I always wondered if my two younger sisters were a blessing or a curse. The middle child always seemed to be destined to become my nemesis. Whether in “blame Kimmy for it” or “Kimmy won’t mind if I…” mode, she never failed to traumatize me and/or get me in some sort of trouble. Then the middle one and the little one joined forces and I was glad to be of an age where I could get away from home without them. It was a constant battle for supremacy and I played the age card every chance I got having 6 years on one and 8 years on the other. Then in true sibling fashion, we grew up and became each others’ great defenders against the parents and the world. It’s funny how it took my leaving for college for that part of the relationship to develop. Despite being out of my comfort zone and missing my peers, I always seemed to find that I missed my sisters the most.
December 2003 made me truly realize just what I was taking for granted. Finals are over, happens to be my birthday as well, off to the bars we go….
Mom calls during a round of tequila shots. Since I can’t hear over the noise inside, I head to the deck outside to hear what she has to say. I figure she’s checking on me, making sure I’m not drinking myself into oblivion. Then she asks me if I’ve already packed to come home. Extremely odd, since I wasn’t due to fly home for another week. In a very uncomfortable, sobering wave of anxiety I realize something is terribly wrong. She tells me that the little one has been admitted to hospital, Dad has already arranged with her to have my flight changed to the next morning so I can come home. She’s not been well for a few years with ups and downs. Not her first hospital stay, but the first time I’ve been summoned home as a result of one. I never stayed to cut my cake that night.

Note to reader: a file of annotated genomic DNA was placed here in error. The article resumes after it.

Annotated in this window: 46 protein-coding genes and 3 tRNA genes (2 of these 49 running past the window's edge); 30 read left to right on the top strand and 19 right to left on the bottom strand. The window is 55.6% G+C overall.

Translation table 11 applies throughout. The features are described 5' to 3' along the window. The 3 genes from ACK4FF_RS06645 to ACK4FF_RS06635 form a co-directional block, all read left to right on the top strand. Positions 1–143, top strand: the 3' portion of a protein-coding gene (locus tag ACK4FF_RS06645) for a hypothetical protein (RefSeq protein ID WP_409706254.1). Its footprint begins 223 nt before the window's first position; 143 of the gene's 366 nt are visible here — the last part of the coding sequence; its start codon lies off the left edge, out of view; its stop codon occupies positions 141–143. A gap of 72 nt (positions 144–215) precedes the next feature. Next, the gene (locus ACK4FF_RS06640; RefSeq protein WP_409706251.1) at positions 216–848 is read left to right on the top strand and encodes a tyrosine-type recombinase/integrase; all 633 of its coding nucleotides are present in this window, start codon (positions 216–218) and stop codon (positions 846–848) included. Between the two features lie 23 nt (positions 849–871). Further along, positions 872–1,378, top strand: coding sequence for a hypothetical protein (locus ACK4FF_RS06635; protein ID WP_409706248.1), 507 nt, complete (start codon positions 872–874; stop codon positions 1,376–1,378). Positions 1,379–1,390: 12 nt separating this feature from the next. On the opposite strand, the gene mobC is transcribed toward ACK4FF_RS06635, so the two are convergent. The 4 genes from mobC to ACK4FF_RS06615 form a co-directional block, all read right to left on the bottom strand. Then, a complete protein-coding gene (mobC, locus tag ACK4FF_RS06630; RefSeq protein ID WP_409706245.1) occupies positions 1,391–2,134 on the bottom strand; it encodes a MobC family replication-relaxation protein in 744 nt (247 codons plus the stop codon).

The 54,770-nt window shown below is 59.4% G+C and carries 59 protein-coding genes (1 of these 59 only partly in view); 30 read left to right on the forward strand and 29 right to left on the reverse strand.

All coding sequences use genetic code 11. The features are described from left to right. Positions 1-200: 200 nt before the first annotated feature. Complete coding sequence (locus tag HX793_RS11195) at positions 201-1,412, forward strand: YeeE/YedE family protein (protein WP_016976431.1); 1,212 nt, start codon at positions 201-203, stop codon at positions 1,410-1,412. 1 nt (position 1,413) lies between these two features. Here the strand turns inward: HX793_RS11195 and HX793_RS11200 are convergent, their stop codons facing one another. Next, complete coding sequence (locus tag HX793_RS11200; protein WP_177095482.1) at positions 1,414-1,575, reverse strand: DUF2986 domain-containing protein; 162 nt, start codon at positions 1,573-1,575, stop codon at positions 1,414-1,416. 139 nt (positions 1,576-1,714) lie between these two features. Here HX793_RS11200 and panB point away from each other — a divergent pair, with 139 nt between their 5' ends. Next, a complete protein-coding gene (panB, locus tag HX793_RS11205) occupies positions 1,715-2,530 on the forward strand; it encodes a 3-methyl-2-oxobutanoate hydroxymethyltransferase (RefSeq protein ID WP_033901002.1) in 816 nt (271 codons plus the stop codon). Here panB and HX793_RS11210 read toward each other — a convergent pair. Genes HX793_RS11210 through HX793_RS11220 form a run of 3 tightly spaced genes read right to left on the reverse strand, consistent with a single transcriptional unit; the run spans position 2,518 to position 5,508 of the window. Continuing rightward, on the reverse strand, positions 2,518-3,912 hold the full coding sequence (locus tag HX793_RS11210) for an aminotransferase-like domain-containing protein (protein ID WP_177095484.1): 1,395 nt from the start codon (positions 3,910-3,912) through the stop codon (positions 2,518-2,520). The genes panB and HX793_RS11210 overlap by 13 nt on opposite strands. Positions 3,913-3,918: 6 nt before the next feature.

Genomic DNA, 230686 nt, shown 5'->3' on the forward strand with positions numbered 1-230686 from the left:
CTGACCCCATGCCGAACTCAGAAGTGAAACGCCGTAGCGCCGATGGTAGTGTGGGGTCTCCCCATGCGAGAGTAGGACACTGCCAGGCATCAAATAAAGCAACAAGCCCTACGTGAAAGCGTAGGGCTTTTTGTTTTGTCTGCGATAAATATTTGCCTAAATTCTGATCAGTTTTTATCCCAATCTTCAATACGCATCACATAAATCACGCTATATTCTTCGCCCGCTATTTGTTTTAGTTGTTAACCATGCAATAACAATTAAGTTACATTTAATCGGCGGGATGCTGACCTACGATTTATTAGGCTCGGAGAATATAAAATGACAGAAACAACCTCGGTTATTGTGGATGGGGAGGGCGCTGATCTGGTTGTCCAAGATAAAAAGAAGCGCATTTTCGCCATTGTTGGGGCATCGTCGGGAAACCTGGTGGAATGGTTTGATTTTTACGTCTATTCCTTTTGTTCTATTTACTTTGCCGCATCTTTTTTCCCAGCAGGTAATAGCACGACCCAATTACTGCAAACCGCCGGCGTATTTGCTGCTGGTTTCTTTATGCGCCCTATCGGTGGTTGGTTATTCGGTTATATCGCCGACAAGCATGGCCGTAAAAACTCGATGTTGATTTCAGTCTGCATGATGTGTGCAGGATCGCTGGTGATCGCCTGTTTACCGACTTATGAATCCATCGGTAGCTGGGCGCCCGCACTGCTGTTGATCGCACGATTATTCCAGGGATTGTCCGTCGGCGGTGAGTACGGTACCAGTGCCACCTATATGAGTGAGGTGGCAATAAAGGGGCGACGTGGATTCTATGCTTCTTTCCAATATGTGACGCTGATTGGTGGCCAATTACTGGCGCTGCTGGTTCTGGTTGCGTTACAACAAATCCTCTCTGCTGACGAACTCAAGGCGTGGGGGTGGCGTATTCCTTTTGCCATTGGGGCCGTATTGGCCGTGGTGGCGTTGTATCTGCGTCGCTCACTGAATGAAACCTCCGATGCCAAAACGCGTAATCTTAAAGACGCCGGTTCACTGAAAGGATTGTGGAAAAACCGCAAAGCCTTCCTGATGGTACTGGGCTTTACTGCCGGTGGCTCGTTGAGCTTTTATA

After a few flight delays and a massive hunger headache, I greet my mom at the airport and see the worry in her eyes before she even says “hello”. It was a quiet ride and I opted to go straight to the hospital instead of home. Outside of the birth of my son and his difficulties, nothing in life moved me more than the sight of my baby sister in that hospital bed. At about 11pm, I’m starving and exhausted. I hug her good night and she whispers in my ear “please stay with me” – there was no way I could leave her alone. Told her I’d be back in a few minutes, just needed to get some dinner. So I sped home for food, a quick shower and change of clothes and then spent the night chatting and laughing in the most uncomfortable chair ever. She didn’t want to go to sleep. Little did I know it was because she was afraid she wouldn’t wake up. Two weeks later, she didn’t.
Near seven years later, her birthday is two weeks away. She would have been 22 this birthday. For her 21st birthday, middle little sister and I went out to the lighthouse at sunrise and sat on the beach and wished her Happy Birthday with her first (legal) beer. Set her bottle on a rock and watched the tide come in and take it away. Only a few months before we’d made that same trip with our Dad and scattered her ashes in the ocean at daybreak. Fitting since I remember being there when she was a baby, Daddy dipping her toes in the ocean for the first time. That 21st birthday ‘celebration’ will be with me forever as I sat there watching the sunrise rubbing my pregnant belly realizing that my son will never meet his amazing aunt. Yet, there she was in the surf, in the sand, in that morning sunlight. I hope that through pictures and stories he will come to feel as though he truly knows our own personal guardian angel. I remember her everyday when I look in the mirror – the woman she’ll never be, but the angel she has become.
For better or worse, the experience brought our family together in a way that I had seen in other families, but never in my own. My sister and I bear ink in her memory and honour. I’m proud my son has our name.
I’ve never been closer to my sisters. My sisters by blood and my sisters by choice. Some have been there my whole life, some have been there on and off throughout the years, others are permanent fixtures. They have been there in my greatest triumphs and all through my darkest nights. I will never be able to truly thank them, I only hope I will be able to be there for them as they have been for me.
I find around this time every year, little upsets feel so much worse. It’s been a rough couple of days, but I know it gets better. My emotional scars are like my stretch marks – I can cover them up, but they’re still there.
“Out of the night that covers me,
Black as the Pit from pole to pole,
I thank whatever gods may be
For my unconquerable soul.”
This too shall pass…